The cost of nutritious food in South Asia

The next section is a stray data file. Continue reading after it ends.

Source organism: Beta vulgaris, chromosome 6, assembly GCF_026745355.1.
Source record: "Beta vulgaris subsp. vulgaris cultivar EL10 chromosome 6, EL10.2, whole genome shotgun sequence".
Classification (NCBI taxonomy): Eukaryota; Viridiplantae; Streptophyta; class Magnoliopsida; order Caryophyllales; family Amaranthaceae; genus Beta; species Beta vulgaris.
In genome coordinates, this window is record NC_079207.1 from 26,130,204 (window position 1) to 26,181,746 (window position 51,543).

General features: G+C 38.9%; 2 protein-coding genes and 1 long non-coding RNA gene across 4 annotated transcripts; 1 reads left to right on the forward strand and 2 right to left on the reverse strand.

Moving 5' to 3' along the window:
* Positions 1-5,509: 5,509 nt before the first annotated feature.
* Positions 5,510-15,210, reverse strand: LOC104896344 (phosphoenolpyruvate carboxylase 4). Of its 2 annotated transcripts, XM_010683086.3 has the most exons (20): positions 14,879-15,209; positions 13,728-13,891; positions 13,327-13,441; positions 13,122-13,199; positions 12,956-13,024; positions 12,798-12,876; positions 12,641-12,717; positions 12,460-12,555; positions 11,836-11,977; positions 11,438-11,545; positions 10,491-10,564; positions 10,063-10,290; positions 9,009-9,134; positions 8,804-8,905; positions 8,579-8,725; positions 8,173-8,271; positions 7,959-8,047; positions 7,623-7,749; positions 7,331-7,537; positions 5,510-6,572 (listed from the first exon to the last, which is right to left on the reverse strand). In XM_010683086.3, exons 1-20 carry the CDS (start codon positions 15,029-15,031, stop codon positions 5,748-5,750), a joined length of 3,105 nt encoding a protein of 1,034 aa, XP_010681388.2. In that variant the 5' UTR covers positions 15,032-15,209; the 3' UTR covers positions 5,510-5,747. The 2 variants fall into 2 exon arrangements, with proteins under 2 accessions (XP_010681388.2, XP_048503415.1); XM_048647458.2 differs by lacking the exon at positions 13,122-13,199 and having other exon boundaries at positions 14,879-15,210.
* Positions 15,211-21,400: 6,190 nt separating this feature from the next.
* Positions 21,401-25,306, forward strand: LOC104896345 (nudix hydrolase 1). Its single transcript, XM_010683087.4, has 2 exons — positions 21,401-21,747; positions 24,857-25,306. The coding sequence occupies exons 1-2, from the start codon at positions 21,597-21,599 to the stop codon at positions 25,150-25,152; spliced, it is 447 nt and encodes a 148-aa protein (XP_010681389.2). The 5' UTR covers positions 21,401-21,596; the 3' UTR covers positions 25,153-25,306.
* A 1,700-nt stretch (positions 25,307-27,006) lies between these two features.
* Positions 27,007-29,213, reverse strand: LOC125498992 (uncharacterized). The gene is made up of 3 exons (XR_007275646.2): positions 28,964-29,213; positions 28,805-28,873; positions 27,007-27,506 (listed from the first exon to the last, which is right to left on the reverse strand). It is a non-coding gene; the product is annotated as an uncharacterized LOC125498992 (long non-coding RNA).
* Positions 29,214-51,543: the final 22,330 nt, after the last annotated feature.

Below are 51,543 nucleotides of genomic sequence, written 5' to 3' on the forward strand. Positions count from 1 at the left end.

This working paper (PDF) by the World Bank Group aims to assess the affordability of nutritious foods in Sri Lanka, Pakistan, Afghanistan and India. The high costs of nutritious foods can worsen poor diets and nutrition outcomes especially among low-income households. Yet little is known about the spatial and temporal patterns of the costs of nutritious diets in South Asia, where malnutrition in multiple forms remains high. Results show that the cost of a nutritious diet is 38 percent higher in Sri Lanka compared to a basic food needs diet, in Afghanistan this is 15 percent. Moreover, results revealed that the price of a nutritious food basket varies more by season and has been increasing at a faster rate than the price of a typical food basket. This phenomenon is largely due to the variable cost of vegetables. The most energy-dense foods generally had the most stable prices, showing the least inflation, seasonality, and regional variation. These findings suggest that food security and agriculture policies need to focus more on nutrient-dense foods, which are relatively unaffordable throughout the year but particularly during price spikes in certain seasons and regions. Policymakers can reduce the cost and price volatility of nutritious diets by taking steps to reduce vegetable prices and their sensitivity to seasonal factors, and by improving the integration of markets particularly for vegetables and other perishable, nutrient-dense foods. Furthermore, results suggest that there may be strong economic reasons why consumers consume little of the most nutrient-dense foods: They simply cannot afford it. More policies must be implemented to improve affordability of vegetables, legumes, fruits, and animal-source foods.